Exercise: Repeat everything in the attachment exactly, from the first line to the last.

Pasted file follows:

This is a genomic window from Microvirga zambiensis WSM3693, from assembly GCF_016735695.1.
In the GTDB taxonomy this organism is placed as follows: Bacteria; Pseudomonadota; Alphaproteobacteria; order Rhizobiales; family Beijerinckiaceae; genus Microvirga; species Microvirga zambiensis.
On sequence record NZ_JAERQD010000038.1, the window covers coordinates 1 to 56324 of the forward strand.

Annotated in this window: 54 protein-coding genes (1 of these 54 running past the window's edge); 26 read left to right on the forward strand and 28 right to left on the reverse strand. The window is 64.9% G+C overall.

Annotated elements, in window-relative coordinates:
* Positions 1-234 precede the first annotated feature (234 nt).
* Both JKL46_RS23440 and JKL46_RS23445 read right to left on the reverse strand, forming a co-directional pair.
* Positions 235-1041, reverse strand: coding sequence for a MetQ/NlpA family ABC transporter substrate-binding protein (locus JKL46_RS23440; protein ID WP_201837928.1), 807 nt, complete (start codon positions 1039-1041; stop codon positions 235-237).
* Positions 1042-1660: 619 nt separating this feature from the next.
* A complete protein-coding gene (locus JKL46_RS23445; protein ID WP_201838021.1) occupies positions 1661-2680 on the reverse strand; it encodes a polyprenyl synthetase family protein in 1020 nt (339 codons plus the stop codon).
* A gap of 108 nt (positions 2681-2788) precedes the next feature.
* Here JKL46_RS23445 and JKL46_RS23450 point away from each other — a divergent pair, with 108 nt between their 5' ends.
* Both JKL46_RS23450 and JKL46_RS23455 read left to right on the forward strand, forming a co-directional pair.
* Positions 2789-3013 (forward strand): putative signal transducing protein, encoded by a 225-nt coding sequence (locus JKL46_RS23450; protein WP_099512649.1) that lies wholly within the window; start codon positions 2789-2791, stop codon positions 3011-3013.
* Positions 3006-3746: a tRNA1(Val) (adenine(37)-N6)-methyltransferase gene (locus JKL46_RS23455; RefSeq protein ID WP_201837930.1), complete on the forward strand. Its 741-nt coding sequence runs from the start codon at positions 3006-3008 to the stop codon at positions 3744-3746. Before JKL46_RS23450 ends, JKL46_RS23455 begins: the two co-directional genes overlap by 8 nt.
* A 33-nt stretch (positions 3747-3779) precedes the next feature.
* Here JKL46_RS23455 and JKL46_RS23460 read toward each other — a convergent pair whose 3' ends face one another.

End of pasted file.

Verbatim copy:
This is a genomic window from Microvirga zambiensis WSM3693, from assembly GCF_016735695.1.
In the GTDB taxonomy this organism is placed as follows: Bacteria; Pseudomonadota; Alphaproteobacteria; order Rhizobiales; family Beijerinckiaceae; genus Microvirga; species Microvirga zambiensis.
On sequence record NZ_JAERQD010000038.1, the window covers coordinates 1 to 56324 of the forward strand.

Annotated in this window: 54 protein-coding genes (1 of these 54 running past the window's edge); 26 read left to right on the forward strand and 28 right to left on the reverse strand. The window is 64.9% G+C overall.

Annotated elements, in window-relative coordinates:
* Positions 1-234 precede the first annotated feature (234 nt).
* Both JKL46_RS23440 and JKL46_RS23445 read right to left on the reverse strand, forming a co-directional pair.
* Positions 235-1041, reverse strand: coding sequence for a MetQ/NlpA family ABC transporter substrate-binding protein (locus JKL46_RS23440; protein ID WP_201837928.1), 807 nt, complete (start codon positions 1039-1041; stop codon positions 235-237).
* Positions 1042-1660: 619 nt separating this feature from the next.
* A complete protein-coding gene (locus JKL46_RS23445; protein ID WP_201838021.1) occupies positions 1661-2680 on the reverse strand; it encodes a polyprenyl synthetase family protein in 1020 nt (339 codons plus the stop codon).
* A gap of 108 nt (positions 2681-2788) precedes the next feature.
* Here JKL46_RS23445 and JKL46_RS23450 point away from each other — a divergent pair, with 108 nt between their 5' ends.
* Both JKL46_RS23450 and JKL46_RS23455 read left to right on the forward strand, forming a co-directional pair.
* Positions 2789-3013 (forward strand): putative signal transducing protein, encoded by a 225-nt coding sequence (locus JKL46_RS23450; protein WP_099512649.1) that lies wholly within the window; start codon positions 2789-2791, stop codon positions 3011-3013.
* Positions 3006-3746: a tRNA1(Val) (adenine(37)-N6)-methyltransferase gene (locus JKL46_RS23455; RefSeq protein ID WP_201837930.1), complete on the forward strand. Its 741-nt coding sequence runs from the start codon at positions 3006-3008 to the stop codon at positions 3744-3746. Before JKL46_RS23450 ends, JKL46_RS23455 begins: the two co-directional genes overlap by 8 nt.
* A 33-nt stretch (positions 3747-3779) precedes the next feature.
* Here JKL46_RS23455 and JKL46_RS23460 read toward each other — a convergent pair whose 3' ends face one another.